Feature of Saltaire

‘A perfectionist. ‘ That is my opinion of Salt. Every feature of Saltaire was designed and constructed with massive care and detail. Salt had paid a lot of attention to the design of his mill. The mill had an Italian theme; there were many columns with prism shaped tops, and most famously the large and highly decorated chimney. There were many windows as he believed in keeping his workers happy and constant sun light coming through the windows was a definite plus to working in the mill.

The mill was built on a ‘Grand scale’ and reflects Salt’s ambitions in fame and fortune.It was the central feature to the community and could be seen from all over Saltaire. Salt also had an institute, which was central to the village and provided a night school for the workers in his mill.

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Titus was a strong believer in education and he wanted his workers to improve their knowledge so that they could better their work skill and move on to a better paid job in the mill. The institute was also a place of entertainment with its stage it provided live entertainment and also lectures for his workers. Titus wanted the institute to be a place to wind down and relax. He liked to think as it as a ‘public house without its evils’.

The institute was also a large and grand building; out side it had Lions which were previously meant for Trafalgar square that had symbolic names. They were called, ‘Vigilance’, ‘Determination’, ‘War’ and ‘Peace’. These names were meant for inspiration and were of importance to his village. Salt wanted his workers to have the same opportunities he did. Titus’ church also had an Italian theme like his mill, it has extravagant design and detail, and it seated 600 and was designed in classical roman style. It was the first of the community buildings to be built, and is conveniently situated opposite the mill.Titus placed his church here to try and give his workers the incentive to attend masses (even though they were compulsory). Titus wanted to unite his work with religion, as religion played a large part in his upbringing and his rules that he set around Saltaire were largely to do with his religious beliefs.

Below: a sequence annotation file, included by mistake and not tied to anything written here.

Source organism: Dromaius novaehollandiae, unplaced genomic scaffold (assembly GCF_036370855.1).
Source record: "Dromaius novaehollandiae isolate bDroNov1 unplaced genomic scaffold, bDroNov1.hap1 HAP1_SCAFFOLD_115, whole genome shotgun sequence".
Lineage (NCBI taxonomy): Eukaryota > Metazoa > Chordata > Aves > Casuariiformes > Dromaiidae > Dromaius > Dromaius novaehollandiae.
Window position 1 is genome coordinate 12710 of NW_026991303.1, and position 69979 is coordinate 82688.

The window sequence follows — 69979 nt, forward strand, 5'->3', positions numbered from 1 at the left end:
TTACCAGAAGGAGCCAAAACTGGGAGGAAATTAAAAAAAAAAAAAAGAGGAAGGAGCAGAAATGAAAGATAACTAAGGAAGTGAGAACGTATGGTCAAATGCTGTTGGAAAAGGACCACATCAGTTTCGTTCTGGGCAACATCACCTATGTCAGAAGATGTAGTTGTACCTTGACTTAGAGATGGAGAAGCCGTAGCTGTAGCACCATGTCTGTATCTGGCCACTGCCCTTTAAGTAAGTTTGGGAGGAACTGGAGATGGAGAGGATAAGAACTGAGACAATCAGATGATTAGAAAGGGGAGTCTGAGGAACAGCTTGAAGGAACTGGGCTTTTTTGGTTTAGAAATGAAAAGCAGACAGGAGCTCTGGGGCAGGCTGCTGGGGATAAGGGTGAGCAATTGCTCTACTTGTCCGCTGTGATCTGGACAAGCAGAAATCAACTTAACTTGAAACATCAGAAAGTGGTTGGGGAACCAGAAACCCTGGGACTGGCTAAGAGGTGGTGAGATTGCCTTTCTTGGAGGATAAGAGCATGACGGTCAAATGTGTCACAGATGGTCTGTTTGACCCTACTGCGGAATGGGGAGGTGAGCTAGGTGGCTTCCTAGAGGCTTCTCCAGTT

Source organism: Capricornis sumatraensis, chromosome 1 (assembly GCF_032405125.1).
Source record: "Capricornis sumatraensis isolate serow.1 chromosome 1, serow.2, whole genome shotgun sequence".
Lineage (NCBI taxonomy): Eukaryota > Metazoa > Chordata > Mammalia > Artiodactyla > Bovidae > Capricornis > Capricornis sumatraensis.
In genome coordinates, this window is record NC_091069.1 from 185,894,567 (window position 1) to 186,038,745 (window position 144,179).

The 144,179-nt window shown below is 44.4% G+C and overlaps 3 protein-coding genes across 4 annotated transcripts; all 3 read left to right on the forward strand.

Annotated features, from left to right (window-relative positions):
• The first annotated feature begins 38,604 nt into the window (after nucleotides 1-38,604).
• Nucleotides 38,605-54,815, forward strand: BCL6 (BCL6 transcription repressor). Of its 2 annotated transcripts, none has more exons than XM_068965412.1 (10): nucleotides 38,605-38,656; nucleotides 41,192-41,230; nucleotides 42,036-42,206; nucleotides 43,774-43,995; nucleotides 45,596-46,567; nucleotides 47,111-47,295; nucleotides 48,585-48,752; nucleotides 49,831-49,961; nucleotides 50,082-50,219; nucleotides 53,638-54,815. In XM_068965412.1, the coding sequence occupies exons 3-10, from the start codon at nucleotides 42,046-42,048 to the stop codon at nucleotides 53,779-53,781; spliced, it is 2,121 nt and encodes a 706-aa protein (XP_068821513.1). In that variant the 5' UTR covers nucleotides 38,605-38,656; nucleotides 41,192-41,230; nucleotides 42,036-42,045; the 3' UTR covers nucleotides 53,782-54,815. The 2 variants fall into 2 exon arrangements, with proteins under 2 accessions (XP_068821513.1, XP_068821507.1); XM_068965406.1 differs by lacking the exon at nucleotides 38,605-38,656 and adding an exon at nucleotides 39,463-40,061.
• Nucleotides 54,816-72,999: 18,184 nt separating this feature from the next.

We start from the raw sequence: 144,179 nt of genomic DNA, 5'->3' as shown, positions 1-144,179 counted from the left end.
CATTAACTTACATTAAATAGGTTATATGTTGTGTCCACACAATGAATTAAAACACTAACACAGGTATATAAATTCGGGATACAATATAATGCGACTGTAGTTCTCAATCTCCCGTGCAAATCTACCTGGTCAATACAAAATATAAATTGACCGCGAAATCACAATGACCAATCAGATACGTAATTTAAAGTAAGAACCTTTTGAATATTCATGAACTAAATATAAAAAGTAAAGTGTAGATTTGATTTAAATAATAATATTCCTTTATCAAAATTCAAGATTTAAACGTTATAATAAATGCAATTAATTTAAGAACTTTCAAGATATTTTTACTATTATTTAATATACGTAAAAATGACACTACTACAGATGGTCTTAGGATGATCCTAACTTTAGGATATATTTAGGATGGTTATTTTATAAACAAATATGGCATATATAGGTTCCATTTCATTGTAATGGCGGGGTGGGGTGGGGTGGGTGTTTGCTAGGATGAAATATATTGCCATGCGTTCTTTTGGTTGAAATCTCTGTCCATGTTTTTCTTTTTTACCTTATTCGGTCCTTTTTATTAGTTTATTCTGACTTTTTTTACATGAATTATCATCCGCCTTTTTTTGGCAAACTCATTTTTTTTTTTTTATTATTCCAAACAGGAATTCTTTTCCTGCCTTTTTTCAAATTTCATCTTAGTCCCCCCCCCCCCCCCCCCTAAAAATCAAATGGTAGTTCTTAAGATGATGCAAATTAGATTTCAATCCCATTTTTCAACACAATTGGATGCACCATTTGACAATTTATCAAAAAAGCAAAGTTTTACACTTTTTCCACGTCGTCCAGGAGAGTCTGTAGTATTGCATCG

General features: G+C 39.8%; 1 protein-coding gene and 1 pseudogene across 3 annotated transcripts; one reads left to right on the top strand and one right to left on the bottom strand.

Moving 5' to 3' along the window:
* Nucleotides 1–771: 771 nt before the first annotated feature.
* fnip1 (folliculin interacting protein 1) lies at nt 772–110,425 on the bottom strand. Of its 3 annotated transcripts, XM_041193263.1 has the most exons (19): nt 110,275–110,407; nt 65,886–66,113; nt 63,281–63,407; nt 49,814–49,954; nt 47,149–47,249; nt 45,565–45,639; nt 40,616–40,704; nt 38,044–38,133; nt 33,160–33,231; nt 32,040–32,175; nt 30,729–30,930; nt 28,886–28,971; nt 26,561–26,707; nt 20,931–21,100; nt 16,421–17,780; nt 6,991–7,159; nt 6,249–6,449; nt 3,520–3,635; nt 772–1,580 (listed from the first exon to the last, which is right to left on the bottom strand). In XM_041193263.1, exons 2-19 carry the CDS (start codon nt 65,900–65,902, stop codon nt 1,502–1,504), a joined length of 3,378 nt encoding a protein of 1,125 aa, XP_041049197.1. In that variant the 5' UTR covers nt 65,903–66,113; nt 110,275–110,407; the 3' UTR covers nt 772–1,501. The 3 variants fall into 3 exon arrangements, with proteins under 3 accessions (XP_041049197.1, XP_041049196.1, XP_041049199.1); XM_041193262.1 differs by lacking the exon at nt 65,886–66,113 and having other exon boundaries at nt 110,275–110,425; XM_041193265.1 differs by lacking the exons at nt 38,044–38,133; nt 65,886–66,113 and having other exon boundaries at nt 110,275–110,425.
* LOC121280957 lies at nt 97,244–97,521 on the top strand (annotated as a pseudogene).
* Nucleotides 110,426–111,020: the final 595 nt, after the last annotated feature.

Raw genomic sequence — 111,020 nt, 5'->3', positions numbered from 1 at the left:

The Church was decorated in gold and was professionally painted to add to the grandness and elegance of the Church, this also highlighted its importance. Saltaire Park, now named Robert’s Park, was built for the leisure of his people and workers, with pleasant surroundings including the River Aire running through it.Another feature was a bandstand facing a large statue of Salt which he liked to think was a way of letting the workers know he was always there with them, this could also be thought of as a sign of power, as if he had a constant watch over them which would have been a deterrent of rebellion and breaking his rules in the park. These rules included such things as ‘No excessive noise’, ‘No littering’ and ‘no drinking’. Titus wanted his park to be a place of relaxation scheduled entertainment and beauty.